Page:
Jeff Attwood has lost the content from two popular blogs that he runs:
100% data loss at our hosting provider, CrystalTech.
He gives a little more detail here. He is now trying to recover data from search engine caches such as Google’s – a painful business, apparently; Google banned his IP.
Backup is a complex problem. I’d been meaning to post on the subject following another recent incident. Here’s a quote from an email a friend received from his ISP after asking whether the SQL Server database was backed up:
Needless to say, we do back the databases up every 12 hours to a remote location automatically.
Just 11 days later “a crucial disk” failed on that SQL Server; following which the ISP discovered that its recent back-ups were also “corrupt” and data was lost. In the end a data recovery specialist was enlisted and most, but not all data recovered.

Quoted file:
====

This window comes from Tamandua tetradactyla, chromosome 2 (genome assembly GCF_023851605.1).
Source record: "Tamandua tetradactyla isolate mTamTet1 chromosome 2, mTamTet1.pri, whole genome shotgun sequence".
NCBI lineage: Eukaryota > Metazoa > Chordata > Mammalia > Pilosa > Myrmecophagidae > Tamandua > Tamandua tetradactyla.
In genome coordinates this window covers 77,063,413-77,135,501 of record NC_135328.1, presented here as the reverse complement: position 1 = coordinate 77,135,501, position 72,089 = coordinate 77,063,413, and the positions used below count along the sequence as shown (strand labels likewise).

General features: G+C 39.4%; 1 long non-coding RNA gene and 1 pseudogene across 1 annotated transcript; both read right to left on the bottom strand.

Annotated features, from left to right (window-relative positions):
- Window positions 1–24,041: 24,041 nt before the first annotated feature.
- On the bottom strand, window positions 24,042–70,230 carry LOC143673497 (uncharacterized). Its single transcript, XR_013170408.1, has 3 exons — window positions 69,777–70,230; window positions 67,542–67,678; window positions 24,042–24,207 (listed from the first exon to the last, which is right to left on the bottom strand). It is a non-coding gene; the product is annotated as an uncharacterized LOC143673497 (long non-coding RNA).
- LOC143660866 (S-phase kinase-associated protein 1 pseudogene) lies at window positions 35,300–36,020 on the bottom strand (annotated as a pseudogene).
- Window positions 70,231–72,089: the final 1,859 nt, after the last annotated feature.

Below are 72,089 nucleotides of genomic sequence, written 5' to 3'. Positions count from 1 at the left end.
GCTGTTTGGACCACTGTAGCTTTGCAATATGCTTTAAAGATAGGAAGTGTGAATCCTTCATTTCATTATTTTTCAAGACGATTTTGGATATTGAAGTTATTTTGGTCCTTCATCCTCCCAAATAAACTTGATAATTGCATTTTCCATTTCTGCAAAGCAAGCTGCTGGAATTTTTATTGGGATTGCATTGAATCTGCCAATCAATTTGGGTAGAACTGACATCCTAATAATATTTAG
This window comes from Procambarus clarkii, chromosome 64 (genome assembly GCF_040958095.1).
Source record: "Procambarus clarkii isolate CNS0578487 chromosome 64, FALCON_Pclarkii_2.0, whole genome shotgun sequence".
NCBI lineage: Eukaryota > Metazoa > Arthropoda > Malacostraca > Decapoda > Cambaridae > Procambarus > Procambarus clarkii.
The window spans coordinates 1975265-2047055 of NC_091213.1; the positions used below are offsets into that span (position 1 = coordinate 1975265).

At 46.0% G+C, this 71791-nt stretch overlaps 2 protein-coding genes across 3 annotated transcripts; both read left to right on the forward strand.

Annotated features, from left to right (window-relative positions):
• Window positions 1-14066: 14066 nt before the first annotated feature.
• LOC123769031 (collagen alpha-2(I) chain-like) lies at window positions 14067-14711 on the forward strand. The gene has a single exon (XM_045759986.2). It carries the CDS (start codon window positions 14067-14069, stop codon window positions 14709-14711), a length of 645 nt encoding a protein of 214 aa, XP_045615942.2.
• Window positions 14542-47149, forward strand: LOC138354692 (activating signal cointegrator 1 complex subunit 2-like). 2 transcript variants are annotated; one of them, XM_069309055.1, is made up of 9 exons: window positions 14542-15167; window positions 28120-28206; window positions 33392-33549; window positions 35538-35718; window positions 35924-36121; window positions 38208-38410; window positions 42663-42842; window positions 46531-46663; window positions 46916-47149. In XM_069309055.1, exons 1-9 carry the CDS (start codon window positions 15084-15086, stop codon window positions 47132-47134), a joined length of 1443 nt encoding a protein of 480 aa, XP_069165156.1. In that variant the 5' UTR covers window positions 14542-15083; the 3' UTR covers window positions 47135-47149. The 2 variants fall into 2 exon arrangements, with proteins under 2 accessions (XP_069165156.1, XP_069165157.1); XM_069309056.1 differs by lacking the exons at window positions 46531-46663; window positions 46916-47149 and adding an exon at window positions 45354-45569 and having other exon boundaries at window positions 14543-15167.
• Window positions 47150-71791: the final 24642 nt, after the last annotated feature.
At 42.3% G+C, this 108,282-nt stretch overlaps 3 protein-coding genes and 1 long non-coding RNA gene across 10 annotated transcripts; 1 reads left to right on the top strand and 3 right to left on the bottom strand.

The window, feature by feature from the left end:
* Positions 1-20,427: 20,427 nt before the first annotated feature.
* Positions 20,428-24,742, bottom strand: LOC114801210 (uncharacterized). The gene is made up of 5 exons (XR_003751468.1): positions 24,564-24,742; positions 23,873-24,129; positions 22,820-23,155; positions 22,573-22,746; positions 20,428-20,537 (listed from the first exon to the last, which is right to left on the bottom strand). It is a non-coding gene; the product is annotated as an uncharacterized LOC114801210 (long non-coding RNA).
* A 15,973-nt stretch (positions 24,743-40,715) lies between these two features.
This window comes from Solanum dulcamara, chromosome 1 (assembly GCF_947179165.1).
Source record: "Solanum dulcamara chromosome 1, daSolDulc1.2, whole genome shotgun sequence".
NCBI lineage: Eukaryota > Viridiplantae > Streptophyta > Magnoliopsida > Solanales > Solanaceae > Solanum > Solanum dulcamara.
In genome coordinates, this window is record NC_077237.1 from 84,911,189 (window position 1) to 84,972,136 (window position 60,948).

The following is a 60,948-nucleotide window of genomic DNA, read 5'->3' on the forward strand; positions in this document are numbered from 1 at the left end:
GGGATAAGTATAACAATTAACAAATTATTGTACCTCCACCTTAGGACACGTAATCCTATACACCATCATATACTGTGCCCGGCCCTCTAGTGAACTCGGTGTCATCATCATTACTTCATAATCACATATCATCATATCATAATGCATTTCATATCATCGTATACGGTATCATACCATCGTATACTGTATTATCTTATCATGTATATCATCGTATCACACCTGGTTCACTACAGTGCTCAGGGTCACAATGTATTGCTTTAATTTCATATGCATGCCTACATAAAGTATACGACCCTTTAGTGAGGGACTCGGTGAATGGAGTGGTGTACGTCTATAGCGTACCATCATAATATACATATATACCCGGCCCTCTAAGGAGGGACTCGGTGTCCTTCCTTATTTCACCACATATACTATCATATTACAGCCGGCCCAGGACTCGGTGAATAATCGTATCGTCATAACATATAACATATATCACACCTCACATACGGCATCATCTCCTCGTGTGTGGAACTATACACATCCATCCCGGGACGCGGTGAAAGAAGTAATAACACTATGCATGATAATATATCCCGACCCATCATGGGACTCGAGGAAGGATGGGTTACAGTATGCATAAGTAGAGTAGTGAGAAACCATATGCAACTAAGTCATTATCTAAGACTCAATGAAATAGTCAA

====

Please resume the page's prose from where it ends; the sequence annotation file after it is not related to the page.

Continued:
No doubt the post-mortem will reveal multiple issues; but it shows that knowing backups are being done is insufficient. You have to do test restores as well, because the backup might not be working as well as you think.
In addition, as Attwood is now tweeting:
don’t trust the hosting provider, make your OWN offsite backups, too!
Good advice for those of us using commodity ISPs. But it also gives me pause for thought following the CloudForce event I attended earlier this week. A specialist like Salesforce.com has more resources to put into data resilience than any of its users. So if Salesforce.com (or Amazon, or Google, or Microsoft) is your ISP, is it then OK to leave backup to them?